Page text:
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K. Marx_Contribution_to_the_Critique_of_Political_Economy

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aPpeared as the direct forerunners of the famous Report ot the Bullion
Committee of 1810, which adopted Ricardo's ideas. [10] The odd fact that Ricardo and his supporters,
who maintained that money was merely a token of value, were called bullionists was due not only to the
name of the Committee but also to the content of Ricardo's theory. Ricardo restated and further
elaborated the same ideas in his work on political economy, but he has nowhere examined money as such
in the way in which he has analysed exchange-value, profit, rent, etc.
To begin with, Ricardo determines the value of gold and silver, like the value of all other commodities,
by the quantity of labour-time materialised in them. [11] The value of other commodities is measured in
terms of the precious metals, which are commodities of a determinate value. The quantity of means of
circulation employed in a country is thus determined by the value of the standard of money on the one
hand, and by the aggregate of the exchange-values of commodities on the other. This quantity is
modified by the economy with which payments are effected. [12] Since, therefore, the quantity in which
money of a given value can be circulated is determined, and within the framework of circulation its value
manifests itself only in its quantity, money within the sphere of circulation can be replaced by simple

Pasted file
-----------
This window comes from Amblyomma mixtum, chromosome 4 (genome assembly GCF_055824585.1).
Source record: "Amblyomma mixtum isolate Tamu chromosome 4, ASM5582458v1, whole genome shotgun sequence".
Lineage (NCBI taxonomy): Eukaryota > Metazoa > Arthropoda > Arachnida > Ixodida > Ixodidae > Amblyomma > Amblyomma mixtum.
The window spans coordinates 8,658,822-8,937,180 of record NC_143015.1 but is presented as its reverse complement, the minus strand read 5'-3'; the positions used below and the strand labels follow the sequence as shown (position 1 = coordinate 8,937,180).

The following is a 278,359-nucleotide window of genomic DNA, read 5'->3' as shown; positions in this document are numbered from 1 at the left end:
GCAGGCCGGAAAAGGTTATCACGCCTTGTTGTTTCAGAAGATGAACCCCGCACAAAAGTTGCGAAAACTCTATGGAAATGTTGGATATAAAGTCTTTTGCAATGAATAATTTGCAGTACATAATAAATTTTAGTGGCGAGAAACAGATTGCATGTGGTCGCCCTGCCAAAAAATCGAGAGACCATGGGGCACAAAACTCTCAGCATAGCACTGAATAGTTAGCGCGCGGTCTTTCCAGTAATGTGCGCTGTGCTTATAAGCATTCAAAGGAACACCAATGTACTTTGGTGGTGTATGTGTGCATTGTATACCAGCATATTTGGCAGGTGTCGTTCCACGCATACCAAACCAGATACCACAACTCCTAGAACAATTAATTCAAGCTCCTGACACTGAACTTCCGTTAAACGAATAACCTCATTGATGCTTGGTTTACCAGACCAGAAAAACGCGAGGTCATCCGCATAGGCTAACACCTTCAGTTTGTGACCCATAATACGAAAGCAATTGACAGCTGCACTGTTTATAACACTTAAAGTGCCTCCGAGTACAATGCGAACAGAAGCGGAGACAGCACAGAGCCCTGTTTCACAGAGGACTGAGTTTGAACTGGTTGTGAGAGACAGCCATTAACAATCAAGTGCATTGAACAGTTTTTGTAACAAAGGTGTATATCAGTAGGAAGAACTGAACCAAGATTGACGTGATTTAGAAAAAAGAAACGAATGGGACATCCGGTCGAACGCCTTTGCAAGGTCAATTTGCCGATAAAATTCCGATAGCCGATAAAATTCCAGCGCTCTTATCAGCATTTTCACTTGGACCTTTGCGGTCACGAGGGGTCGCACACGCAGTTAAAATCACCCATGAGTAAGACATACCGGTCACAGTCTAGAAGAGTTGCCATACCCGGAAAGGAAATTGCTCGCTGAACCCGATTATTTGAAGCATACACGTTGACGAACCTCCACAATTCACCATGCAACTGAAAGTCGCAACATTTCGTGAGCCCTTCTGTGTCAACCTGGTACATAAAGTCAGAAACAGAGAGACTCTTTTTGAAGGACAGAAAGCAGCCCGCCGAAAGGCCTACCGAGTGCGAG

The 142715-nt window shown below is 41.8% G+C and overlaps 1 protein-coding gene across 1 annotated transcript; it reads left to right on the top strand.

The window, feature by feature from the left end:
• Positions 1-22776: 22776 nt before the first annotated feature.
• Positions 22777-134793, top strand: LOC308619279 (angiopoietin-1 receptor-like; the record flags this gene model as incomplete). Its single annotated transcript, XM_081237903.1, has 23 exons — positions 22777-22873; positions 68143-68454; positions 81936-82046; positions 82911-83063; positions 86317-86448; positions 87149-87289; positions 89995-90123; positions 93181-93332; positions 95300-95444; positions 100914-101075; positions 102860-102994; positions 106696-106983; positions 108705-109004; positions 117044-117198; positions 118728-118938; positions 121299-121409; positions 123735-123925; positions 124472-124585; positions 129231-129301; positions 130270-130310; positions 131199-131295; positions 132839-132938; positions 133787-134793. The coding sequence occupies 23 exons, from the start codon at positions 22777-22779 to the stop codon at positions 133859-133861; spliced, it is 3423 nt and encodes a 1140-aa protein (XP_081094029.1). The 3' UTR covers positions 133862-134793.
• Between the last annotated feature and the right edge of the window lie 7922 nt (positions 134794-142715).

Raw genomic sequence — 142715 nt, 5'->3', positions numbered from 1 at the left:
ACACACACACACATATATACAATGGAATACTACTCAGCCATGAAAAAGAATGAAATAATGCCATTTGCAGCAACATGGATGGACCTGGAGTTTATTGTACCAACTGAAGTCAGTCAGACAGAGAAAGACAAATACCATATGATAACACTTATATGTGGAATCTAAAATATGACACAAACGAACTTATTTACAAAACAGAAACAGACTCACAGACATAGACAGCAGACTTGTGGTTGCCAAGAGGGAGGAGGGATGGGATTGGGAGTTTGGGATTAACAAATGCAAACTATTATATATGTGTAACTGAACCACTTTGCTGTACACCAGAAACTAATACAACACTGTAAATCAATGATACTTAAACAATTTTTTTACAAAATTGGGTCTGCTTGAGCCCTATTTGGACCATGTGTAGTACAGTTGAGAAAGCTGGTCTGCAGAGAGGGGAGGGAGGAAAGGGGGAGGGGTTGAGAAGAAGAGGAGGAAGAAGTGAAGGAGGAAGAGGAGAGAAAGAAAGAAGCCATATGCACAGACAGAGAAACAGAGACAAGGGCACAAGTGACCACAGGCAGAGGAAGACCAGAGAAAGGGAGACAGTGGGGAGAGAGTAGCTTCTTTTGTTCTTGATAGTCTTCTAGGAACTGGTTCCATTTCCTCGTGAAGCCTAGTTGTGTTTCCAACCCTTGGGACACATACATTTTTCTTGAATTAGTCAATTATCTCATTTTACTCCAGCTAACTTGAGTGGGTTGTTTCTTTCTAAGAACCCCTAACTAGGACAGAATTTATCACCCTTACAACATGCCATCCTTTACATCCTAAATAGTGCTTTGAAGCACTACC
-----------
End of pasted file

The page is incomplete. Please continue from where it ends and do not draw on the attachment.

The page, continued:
value-tokens, provided that these are issued in the amount determined by the value of money. Moreover
"a currency is in its most perfect state when it consists wholly of paper money, but of paper money of an
equal value with the gold which it professes to represent." [13]
So far, therefore, Ricardo has assumed that the value of money is given, and has determined the amount
of means of circulation by the prices of commodities: for him money as a token of value is a token which
stands for a determinate quantity of gold and is not a valueless symbol representing commodities, as it
was for Hume.
When Ricardo suddenly interrupts the smooth progress of his exposition and adopts the opposite view, he
does so in order to deal with the international movement of precious metals and thus complicates the
problem by introducing extraneous aspects. Following his own train of thought, let us first of all leave
aside all artificial and incidental aspects and accordingly locate the gold and silver mines within the
countries in which the precious metals circulate as money. The only proposition which follows from
Ricardo's analysis up to now is that if the value of gold is given, the amount of money in circulation is
determined by the prices of commodities. The volume of gold circulating in a country therefore is simply
determined by the exchange-value of the commodities in circulation at the given time. Now supposing
that the aggregate amount of these exchange-values decreases, because either a smaller amount of
commodities is produced at the old exchange-values, or the same amount of commodities is produced but
the commodities represent less exchange-value as a result of an increase in the productivity of labour. Or
let us assume by contrast that the aggregate exchange-value has increased, because a larger volume of
commodities has been produced while production costs's remain constant, or because either the same or a
smaller volume of commodities has a larger value as a result of a decline in the productivity of labour.
What happens to the existing quantity of metal in circulation in these two cases? If gold is money only
Theories of the Medium of Circulation and of Money 
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because it circulates as a medium of circulation, if it is forced to stay in the sphere of circulation, like
paper money with forced currency issued by the State (and Ricardo implies this), then the quantity of
money in circulation will, in the first case, be excessive in relation to the exchange-value of the metal,